Greta Thunberg

Activist Thunberg says global leaders still in denial over climate


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Activist Thunberg says global leaders still in denial over climate

GRETA. A sign made for Swedish climate change teen activist Greta Thunberg during a climate strike march at the Alberta Legislature in Edmonton, Alberta, Canada October 18, 2019.

Amber Bracken/Reuters

'The sense of crisis is absolutely zero,' she says

Politicians, including Sweden’s leaders, are still in denial over the threat from climate change, environmental activist Greta Thunberg said on Tuesday, May 4, after meeting Sweden’s Prime Minister Stefan Lofven.

“We climate activists have had, I don’t know how many meetings with the people in power and it is, basically, the same discussion every time – there is a complete denial,” Thunberg told reporters after the meeting.

“The sense of crisis is absolutely zero.”

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Thunberg, who shot to fame in 2018 when her lone protest outside the Swedish parliament in Stockholm over the lack of action to stop climate change became a global movement, also criticized the media for downplaying the seriousness of the crisis.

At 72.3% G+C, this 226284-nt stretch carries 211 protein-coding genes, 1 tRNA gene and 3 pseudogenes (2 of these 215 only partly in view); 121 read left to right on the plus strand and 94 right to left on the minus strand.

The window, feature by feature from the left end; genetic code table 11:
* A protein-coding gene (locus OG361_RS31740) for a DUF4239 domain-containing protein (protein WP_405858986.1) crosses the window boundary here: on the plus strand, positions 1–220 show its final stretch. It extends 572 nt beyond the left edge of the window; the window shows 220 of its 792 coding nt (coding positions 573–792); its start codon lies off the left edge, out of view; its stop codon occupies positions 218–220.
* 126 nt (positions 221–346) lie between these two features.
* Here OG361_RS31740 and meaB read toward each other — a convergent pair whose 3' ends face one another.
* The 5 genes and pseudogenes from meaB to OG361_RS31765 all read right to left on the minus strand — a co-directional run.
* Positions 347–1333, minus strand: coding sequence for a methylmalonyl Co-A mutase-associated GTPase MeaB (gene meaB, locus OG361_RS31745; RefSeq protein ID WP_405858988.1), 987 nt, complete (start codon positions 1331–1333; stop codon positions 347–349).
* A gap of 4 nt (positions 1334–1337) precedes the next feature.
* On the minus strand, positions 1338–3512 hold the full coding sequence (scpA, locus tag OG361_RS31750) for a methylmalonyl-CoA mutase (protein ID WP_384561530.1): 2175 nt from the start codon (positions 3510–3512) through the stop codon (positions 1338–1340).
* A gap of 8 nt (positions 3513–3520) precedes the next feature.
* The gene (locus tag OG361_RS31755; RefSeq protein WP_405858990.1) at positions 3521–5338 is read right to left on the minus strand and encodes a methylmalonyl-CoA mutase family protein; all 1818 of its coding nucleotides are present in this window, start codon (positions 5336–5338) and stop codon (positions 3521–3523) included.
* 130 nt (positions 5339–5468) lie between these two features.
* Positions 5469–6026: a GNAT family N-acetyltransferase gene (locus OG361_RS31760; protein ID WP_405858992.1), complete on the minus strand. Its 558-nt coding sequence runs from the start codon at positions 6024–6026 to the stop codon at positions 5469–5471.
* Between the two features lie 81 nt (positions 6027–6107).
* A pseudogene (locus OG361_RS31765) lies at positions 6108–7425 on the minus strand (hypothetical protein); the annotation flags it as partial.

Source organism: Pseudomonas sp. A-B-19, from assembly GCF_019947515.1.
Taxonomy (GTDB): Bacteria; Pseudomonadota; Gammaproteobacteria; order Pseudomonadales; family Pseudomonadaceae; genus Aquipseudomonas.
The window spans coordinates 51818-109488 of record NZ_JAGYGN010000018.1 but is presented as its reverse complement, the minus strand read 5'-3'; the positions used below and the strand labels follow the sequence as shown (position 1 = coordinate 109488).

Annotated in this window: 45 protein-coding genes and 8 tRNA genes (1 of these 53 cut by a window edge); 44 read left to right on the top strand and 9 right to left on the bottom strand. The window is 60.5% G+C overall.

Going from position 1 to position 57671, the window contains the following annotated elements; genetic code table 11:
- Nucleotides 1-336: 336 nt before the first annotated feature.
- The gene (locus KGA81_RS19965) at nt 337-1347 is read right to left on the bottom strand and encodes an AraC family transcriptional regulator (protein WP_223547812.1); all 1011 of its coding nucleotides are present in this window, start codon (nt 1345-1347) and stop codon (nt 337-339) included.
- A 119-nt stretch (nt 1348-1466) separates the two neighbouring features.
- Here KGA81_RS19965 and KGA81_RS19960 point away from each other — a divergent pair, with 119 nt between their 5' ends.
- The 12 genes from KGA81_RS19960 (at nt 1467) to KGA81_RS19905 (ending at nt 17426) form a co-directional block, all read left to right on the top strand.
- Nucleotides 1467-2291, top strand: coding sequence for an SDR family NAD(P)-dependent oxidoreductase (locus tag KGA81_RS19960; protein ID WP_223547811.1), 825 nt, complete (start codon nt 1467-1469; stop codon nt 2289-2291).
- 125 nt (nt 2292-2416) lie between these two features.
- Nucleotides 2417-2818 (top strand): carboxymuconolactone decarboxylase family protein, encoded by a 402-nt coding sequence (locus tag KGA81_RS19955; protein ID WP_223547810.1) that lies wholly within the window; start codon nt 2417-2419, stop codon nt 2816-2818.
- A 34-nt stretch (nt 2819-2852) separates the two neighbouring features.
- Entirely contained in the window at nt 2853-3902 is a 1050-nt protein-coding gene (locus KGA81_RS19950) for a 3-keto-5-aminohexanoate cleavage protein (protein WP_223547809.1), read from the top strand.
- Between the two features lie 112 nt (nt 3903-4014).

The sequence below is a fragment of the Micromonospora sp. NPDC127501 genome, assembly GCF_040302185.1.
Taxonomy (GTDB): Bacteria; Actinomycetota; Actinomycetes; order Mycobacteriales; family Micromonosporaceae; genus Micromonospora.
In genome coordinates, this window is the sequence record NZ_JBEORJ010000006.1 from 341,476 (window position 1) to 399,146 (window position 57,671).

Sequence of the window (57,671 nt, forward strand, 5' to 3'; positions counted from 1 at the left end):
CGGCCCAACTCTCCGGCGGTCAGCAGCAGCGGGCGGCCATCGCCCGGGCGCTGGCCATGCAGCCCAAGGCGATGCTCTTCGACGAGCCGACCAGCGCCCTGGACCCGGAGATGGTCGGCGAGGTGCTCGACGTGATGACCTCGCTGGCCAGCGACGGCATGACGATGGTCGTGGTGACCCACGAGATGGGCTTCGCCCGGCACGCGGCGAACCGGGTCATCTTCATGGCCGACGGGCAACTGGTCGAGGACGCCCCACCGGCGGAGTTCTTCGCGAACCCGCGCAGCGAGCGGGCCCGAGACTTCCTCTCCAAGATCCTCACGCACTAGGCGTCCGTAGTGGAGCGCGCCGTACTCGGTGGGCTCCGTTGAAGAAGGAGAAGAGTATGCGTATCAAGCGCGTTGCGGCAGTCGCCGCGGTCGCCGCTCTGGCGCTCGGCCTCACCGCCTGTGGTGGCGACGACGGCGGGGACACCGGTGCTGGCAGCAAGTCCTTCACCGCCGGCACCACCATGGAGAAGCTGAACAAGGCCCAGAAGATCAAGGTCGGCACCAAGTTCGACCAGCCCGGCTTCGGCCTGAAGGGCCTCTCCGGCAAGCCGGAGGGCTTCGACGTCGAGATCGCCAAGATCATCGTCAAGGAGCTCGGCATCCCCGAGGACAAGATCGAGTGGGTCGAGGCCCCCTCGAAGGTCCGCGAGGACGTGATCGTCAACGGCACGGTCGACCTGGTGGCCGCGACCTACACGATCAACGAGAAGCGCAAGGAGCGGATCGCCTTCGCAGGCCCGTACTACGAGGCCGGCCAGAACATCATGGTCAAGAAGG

“If no one puts pressure on those in power, obviously they are not going to do anything,” she said.

Global governments appeared to have given up on the goal of limiting global warming to an increase of 1.5 degrees compared to pre-industrial levels, she said.

“We are not going to accept that.”

Sweden’s government has claimed a leading role in the fight against climate change, but Thunberg and her fellow activists said the government was not doing enough.

“As it looks now…those who don’t take the climate crisis seriously and don’t treat it as a crisis, unfortunately, are a part of the problem,” she said.

But there was reason to hope.

“Think if these people did do something, think if they could shoulder the responsibility, they could be such a big part of the solution, and we said that to him (Lofven),” Thunberg said.

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In a comment on the meeting on Instagram Lofven said that Sweden was a driving force in the European Union’s effort on climate change, while its industry was transitioning to a fossil-free future and helping other countries reduce emissions.

“Sweden has the opportunity to be the world’s first fossil-free, welfare-state, but we need to raise the pace of change,” Lofven said. “We need new steps.” –

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